I had a big problem. My uncle has been dying of cancer for awhile. A few weeks ago he was told he could not be treated anymore as there was no use in doing so. My father talked to me the other day and told me I should call him. The unspoken part of the conversation, which I only recognized a few minutes after I got off the phone, was that my Uncle does not have long to live (this post is not about how no one in my family ever talks directly about things, as if it might keep something bad or sad from happening if it isn’t stated).
I feel fortunate I had seen this uncle about out a month ago even though he lives hundreds of miles from me.
The next day I agonized over picking up the phone. I can’t recall the last time I called this uncle on the phone so the whole thing was strange to begin with. I of course was mightily uncomfortable with the idea of what to say to someone who is not far from death. Goodbye? Sorry? I hope your Ok? I talked to my fiancee about my dilemma. I was fishing for someone or something to save me from something I was scared to do. It was this last thought that saved me and helped me to dip into my AA toolbox.
There is nothing I need to be ready to say, or can say, to deal with the real enormity of what is going on with him. I simply needed to ask God for help to have the courage to pick up the phone and to ask for guidance in saying whatever was appropriate.
I picked up the phone right away, dialed his number (my Uncle’s of course, I don’t have God’s number in my speed dial), and he answered the phone. We talked for about 5 minutes. During our conversation I was able to tell him that I had heard he was not doing well and that he was in my thoughts and prayers. It was a surprisingly light conversation. I of course felt much more comfortable than I would have thought. I got off the phone and cried. As I am doing in writing about this phone conservation.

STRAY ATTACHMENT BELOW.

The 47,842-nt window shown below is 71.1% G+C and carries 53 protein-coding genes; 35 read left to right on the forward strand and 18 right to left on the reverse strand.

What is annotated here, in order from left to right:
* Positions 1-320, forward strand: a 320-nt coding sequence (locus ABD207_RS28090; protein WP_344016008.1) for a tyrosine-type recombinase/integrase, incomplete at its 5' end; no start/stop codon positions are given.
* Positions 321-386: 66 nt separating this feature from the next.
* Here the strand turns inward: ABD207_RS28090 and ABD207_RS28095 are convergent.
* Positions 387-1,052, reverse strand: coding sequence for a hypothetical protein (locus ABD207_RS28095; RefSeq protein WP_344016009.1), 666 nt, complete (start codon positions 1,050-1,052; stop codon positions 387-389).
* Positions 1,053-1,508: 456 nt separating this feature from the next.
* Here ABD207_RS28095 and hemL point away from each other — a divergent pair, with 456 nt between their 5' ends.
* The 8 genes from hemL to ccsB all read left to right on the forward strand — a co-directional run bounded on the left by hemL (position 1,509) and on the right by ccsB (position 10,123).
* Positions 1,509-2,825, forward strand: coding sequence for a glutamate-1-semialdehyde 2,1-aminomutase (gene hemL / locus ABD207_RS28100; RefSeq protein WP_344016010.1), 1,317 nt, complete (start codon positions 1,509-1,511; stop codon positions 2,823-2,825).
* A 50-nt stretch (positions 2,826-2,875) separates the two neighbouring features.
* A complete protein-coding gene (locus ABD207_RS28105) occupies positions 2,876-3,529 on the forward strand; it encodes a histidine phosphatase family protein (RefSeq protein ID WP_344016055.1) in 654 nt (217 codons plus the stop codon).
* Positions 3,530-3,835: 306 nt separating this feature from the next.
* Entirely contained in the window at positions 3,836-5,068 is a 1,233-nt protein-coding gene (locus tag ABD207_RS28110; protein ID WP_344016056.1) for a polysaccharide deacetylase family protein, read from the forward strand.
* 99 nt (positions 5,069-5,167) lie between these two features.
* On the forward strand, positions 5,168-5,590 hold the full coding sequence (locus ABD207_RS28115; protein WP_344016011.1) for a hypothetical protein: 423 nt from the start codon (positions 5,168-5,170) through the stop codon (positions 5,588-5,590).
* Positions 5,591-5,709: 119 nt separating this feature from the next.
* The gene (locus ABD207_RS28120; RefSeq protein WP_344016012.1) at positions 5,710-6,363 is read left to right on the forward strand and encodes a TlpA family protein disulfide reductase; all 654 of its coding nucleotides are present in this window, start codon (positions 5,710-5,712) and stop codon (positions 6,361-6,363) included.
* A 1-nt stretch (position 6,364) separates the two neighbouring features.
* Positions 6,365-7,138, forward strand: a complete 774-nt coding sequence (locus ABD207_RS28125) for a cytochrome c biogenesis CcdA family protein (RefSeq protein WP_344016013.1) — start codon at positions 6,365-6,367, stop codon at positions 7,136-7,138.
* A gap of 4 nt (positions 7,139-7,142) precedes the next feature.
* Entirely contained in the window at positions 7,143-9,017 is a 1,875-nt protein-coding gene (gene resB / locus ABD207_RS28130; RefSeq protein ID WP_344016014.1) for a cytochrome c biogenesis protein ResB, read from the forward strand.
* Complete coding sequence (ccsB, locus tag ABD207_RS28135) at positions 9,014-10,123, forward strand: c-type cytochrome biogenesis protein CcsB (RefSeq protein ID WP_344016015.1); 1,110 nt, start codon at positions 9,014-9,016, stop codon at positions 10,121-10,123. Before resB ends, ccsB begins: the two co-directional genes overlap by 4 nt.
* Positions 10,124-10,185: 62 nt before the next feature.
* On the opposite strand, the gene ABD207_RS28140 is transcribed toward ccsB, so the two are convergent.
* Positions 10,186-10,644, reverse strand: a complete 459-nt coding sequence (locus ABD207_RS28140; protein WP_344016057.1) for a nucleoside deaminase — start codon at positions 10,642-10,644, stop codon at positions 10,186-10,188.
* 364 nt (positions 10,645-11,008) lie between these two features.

I am grateful to have been graced with the courage to call. I felt better for having had this experience. My uncle was sincerely happy to hear from me and seemed touch that I called.
It still amazes me that I can so easily tap into a power that can have me go beyond my simple set of conceptions that set off fear, retreat, and shying away from doing the right thing. Left to my own devices I used to always miss my chances to act responsibly. I lacked the wisdom and self assurance to reach out to others with love. Such behavior, I have come to learn, is living in a way that is like trying to grow a plant without water.
The strangeness of feeling grateful for being able to handle dying, death, and sad events is something I have gotten used to over the years. There are many situations that come up as part of being responsible adult that leave me and plenty of others feeling like “what I am supposed to do here!” and “I don’t want this to be happening!” Getting through those situations – by facing up to them, feeling humbled by playing my part and role in whatever I am supposed to be doing, and even feeling grateful since I know I never would have been able to do such things before – is a much better way to live.
Wishing you the best in sobriety,